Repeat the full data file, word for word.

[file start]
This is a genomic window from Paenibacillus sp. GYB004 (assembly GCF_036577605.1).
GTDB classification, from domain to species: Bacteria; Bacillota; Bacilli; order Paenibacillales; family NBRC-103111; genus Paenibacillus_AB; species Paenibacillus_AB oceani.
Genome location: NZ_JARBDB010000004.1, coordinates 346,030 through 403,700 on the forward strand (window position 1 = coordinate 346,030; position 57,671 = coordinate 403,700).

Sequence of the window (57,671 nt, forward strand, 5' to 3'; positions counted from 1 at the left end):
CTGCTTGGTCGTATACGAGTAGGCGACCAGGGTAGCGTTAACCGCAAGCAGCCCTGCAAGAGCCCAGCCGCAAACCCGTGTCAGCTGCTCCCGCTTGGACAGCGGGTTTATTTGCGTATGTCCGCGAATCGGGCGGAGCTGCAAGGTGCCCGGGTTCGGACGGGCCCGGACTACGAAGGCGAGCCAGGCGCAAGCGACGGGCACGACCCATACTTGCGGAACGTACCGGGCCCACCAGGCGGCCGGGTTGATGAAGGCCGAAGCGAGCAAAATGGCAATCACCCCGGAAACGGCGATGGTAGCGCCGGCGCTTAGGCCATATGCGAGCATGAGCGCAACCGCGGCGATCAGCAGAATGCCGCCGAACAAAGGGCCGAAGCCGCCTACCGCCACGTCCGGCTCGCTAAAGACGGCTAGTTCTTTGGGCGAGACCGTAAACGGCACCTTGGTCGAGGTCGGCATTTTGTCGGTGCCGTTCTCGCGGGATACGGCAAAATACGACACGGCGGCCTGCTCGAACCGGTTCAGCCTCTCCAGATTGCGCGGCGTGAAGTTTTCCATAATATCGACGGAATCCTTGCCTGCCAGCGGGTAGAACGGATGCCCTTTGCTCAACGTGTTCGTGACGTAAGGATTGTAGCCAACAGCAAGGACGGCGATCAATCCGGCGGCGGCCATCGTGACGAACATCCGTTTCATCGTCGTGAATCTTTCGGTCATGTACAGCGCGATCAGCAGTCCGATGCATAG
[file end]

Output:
This is a genomic window from Paenibacillus sp. GYB004 (assembly GCF_036577605.1).
GTDB classification, from domain to species: Bacteria; Bacillota; Bacilli; order Paenibacillales; family NBRC-103111; genus Paenibacillus_AB; species Paenibacillus_AB oceani.
Genome location: NZ_JARBDB010000004.1, coordinates 346,030 through 403,700 on the forward strand (window position 1 = coordinate 346,030; position 57,671 = coordinate 403,700).

Sequence of the window (57,671 nt, forward strand, 5' to 3'; positions counted from 1 at the left end):
CTGCTTGGTCGTATACGAGTAGGCGACCAGGGTAGCGTTAACCGCAAGCAGCCCTGCAAGAGCCCAGCCGCAAACCCGTGTCAGCTGCTCCCGCTTGGACAGCGGGTTTATTTGCGTATGTCCGCGAATCGGGCGGAGCTGCAAGGTGCCCGGGTTCGGACGGGCCCGGACTACGAAGGCGAGCCAGGCGCAAGCGACGGGCACGACCCATACTTGCGGAACGTACCGGGCCCACCAGGCGGCCGGGTTGATGAAGGCCGAAGCGAGCAAAATGGCAATCACCCCGGAAACGGCGATGGTAGCGCCGGCGCTTAGGCCATATGCGAGCATGAGCGCAACCGCGGCGATCAGCAGAATGCCGCCGAACAAAGGGCCGAAGCCGCCTACCGCCACGTCCGGCTCGCTAAAGACGGCTAGTTCTTTGGGCGAGACCGTAAACGGCACCTTGGTCGAGGTCGGCATTTTGTCGGTGCCGTTCTCGCGGGATACGGCAAAATACGACACGGCGGCCTGCTCGAACCGGTTCAGCCTCTCCAGATTGCGCGGCGTGAAGTTTTCCATAATATCGACGGAATCCTTGCCTGCCAGCGGGTAGAACGGATGCCCTTTGCTCAACGTGTTCGTGACGTAAGGATTGTAGCCAACAGCAAGGACGGCGATCAATCCGGCGGCGGCCATCGTGACGAACATCCGTTTCATCGTCGTGAATCTTTCGGTCATGTACAGCGCGATCAGCAGTCCGATGCATAG